Tuesday, January 28, 2014

The Dodger: The Extraordinary Story of Churchill's Cousin and the Great Escape by Tim Caroll

The Dodger:  The Extraordinary Story of Churchill's Cousin and the Great Escape by Tim Caroll - 336 pages

The Dodger recounts the life of John "Johnny" Bigelow Dodge, a distant cousin of Sir Winston Churchill.  American-born but British-bred, Dodge became a British citizen when his mother married an English aristocrat.  During World War I, he served in naval infantry unit until he was wounded at Gallipoli.  After his recovery, he transferred to the army and led a machine gun group.  During the interwar years, Dodge traveled extensively as a business men (though he may have used that as a cover for spying) and was twice arrested in the Soviet Union.  When World War II began he reactivated his commission and served on active duty until his capture at Dunkirk.  Once in German hands, Dodge spent the next five years being moved from camp to camp and attempting multiple escapes, most notably the one from Stalag III featured in the movie The Great Escape.  During this time, the biography also tells the story of the men he lived and traveled camp to camp with.  The most significant of these seems to have been Wing Commander Harry "Wings" Melville Arbuthnot Day (I am inspired to look for his biography at a later point; he masterminded the great escape).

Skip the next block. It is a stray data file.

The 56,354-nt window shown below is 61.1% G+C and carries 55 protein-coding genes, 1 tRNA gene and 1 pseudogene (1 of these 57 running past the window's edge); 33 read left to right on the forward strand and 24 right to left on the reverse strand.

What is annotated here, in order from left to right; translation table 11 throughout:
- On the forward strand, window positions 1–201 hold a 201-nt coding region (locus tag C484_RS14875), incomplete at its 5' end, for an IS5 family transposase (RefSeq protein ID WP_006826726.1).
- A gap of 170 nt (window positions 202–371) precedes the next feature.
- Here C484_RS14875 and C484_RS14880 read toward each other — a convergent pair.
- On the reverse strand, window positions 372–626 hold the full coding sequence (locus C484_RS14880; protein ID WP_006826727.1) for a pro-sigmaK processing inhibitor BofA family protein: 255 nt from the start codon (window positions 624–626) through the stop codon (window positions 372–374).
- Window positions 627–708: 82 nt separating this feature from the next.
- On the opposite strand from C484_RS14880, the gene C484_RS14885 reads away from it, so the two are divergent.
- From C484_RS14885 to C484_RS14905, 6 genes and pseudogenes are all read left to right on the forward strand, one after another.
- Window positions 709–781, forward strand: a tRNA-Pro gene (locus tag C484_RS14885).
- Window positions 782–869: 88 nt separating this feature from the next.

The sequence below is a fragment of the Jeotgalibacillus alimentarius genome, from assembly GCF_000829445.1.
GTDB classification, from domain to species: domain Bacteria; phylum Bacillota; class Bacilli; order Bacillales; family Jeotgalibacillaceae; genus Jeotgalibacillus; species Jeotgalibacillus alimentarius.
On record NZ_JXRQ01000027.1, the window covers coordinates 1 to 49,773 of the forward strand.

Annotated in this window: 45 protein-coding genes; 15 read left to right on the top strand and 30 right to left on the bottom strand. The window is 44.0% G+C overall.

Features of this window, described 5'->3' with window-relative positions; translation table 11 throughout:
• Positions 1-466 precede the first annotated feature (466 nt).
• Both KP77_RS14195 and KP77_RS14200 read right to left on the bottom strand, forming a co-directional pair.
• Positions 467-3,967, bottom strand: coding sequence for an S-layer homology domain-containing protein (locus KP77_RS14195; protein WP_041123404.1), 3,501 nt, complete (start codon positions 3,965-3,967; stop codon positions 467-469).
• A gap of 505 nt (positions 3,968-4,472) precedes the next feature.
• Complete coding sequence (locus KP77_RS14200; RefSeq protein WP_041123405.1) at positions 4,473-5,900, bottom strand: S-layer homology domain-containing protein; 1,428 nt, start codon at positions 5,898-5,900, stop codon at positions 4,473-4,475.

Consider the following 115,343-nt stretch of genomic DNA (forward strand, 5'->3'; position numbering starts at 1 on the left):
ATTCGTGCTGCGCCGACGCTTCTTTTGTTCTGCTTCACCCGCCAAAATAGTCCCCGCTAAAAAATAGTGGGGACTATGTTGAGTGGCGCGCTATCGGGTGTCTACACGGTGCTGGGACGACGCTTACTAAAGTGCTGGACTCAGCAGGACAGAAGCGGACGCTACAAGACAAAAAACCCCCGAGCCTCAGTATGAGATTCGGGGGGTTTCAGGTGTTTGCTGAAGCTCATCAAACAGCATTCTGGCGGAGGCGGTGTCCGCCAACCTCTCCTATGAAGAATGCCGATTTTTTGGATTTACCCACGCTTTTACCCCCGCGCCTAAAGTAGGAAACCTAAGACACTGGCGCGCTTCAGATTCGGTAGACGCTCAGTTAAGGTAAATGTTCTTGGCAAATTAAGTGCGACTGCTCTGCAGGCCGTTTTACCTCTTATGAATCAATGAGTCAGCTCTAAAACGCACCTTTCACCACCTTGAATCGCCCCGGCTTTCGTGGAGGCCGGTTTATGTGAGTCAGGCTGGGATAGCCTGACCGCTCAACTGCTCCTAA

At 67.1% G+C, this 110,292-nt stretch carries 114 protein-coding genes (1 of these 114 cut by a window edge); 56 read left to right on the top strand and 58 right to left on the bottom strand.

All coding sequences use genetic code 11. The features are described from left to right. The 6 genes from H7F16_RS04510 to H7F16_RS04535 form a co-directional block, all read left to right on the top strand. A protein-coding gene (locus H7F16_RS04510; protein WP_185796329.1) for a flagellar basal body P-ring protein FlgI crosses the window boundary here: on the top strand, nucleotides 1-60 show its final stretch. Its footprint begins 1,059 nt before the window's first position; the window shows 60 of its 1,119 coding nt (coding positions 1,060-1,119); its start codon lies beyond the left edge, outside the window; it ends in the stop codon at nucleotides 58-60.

The book was highly variable in its appeal.  The first half covering pre-World War II was bare bones information and dry reading.  Once the point of Dodge's life in World War II was reached, it become more interesting but the focus was equally split between Dodge and his four main companions.  Worth reading?  Yes.  Is there something better?  Probably.

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